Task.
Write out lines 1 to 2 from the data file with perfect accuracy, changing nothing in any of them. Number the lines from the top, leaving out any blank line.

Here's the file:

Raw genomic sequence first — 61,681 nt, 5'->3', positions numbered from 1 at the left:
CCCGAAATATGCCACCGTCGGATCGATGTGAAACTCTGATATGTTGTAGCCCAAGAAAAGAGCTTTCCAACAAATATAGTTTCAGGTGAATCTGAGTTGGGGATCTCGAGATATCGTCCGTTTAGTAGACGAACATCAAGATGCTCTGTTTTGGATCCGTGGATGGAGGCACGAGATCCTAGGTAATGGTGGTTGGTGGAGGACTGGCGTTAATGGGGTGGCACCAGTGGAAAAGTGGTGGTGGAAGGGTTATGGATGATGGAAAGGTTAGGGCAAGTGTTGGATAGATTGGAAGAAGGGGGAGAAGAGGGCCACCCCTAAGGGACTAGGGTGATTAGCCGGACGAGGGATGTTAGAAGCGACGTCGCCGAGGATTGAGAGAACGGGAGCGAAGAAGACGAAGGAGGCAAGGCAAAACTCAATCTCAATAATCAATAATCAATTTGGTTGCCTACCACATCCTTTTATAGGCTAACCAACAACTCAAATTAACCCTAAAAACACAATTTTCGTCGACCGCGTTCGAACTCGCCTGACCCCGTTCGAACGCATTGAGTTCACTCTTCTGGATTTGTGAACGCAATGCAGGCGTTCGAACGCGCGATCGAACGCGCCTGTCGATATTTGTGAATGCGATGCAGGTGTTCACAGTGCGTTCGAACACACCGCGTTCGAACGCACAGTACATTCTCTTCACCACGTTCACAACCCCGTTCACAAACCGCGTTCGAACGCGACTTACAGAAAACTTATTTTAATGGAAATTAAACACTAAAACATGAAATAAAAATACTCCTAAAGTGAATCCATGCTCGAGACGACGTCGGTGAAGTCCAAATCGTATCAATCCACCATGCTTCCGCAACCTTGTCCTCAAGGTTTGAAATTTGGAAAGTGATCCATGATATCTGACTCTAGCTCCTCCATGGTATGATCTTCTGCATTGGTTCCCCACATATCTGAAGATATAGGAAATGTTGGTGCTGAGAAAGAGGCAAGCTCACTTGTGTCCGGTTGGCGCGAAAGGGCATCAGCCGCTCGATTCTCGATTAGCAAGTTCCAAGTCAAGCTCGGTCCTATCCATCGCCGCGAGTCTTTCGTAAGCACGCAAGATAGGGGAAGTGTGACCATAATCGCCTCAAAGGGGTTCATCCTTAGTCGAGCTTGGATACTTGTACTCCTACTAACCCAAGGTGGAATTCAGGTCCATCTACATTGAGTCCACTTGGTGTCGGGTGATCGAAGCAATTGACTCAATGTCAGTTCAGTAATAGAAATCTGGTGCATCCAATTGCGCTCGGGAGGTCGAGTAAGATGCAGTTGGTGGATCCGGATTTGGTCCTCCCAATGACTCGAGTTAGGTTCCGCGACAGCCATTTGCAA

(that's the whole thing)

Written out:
Raw genomic sequence first — 61,681 nt, 5'->3', positions numbered from 1 at the left:
CCCGAAATATGCCACCGTCGGATCGATGTGAAACTCTGATATGTTGTAGCCCAAGAAAAGAGCTTTCCAACAAATATAGTTTCAGGTGAATCTGAGTTGGGGATCTCGAGATATCGTCCGTTTAGTAGACGAACATCAAGATGCTCTGTTTTGGATCCGTGGATGGAGGCACGAGATCCTAGGTAATGGTGGTTGGTGGAGGACTGGCGTTAATGGGGTGGCACCAGTGGAAAAGTGGTGGTGGAAGGGTTATGGATGATGGAAAGGTTAGGGCAAGTGTTGGATAGATTGGAAGAAGGGGGAGAAGAGGGCCACCCCTAAGGGACTAGGGTGATTAGCCGGACGAGGGATGTTAGAAGCGACGTCGCCGAGGATTGAGAGAACGGGAGCGAAGAAGACGAAGGAGGCAAGGCAAAACTCAATCTCAATAATCAATAATCAATTTGGTTGCCTACCACATCCTTTTATAGGCTAACCAACAACTCAAATTAACCCTAAAAACACAATTTTCGTCGACCGCGTTCGAACTCGCCTGACCCCGTTCGAACGCATTGAGTTCACTCTTCTGGATTTGTGAACGCAATGCAGGCGTTCGAACGCGCGATCGAACGCGCCTGTCGATATTTGTGAATGCGATGCAGGTGTTCACAGTGCGTTCGAACACACCGCGTTCGAACGCACAGTACATTCTCTTCACCACGTTCACAACCCCGTTCACAAACCGCGTTCGAACGCGACTTACAGAAAACTTATTTTAATGGAAATTAAACACTAAAACATGAAATAAAAATACTCCTAAAGTGAATCCATGCTCGAGACGACGTCGGTGAAGTCCAAATCGTATCAATCCACCATGCTTCCGCAACCTTGTCCTCAAGGTTTGAAATTTGGAAAGTGATCCATGATATCTGACTCTAGCTCCTCCATGGTATGATCTTCTGCATTGGTTCCCCACATATCTGAAGATATAGGAAATGTTGGTGCTGAGAAAGAGGCAAGCTCACTTGTGTCCGGTTGGCGCGAAAGGGCATCAGCCGCTCGATTCTCGATTAGCAAGTTCCAAGTCAAGCTCGGTCCTATCCATCGCCGCGAGTCTTTCGTAAGCACGCAAGATAGGGGAAGTGTGACCATAATCGCCTCAAAGGGGTTCATCCTTAGTCGAGCTTGGATACTTGTACTCCTACTAACCCAAGGTGGAATTCAGGTCCATCTACATTGAGTCCACTTGGTGTCGGGTGATCGAAGCAATTGACTCAATGTCAGTTCAGTAATAGAAATCTGGTGCATCCAATTGCGCTCGGGAGGTCGAGTAAGATGCAGTTGGTGGATCCGGATTTGGTCCTCCCAATGACTCGAGTTAGGTTCCGCGACAGCCATTTGCAA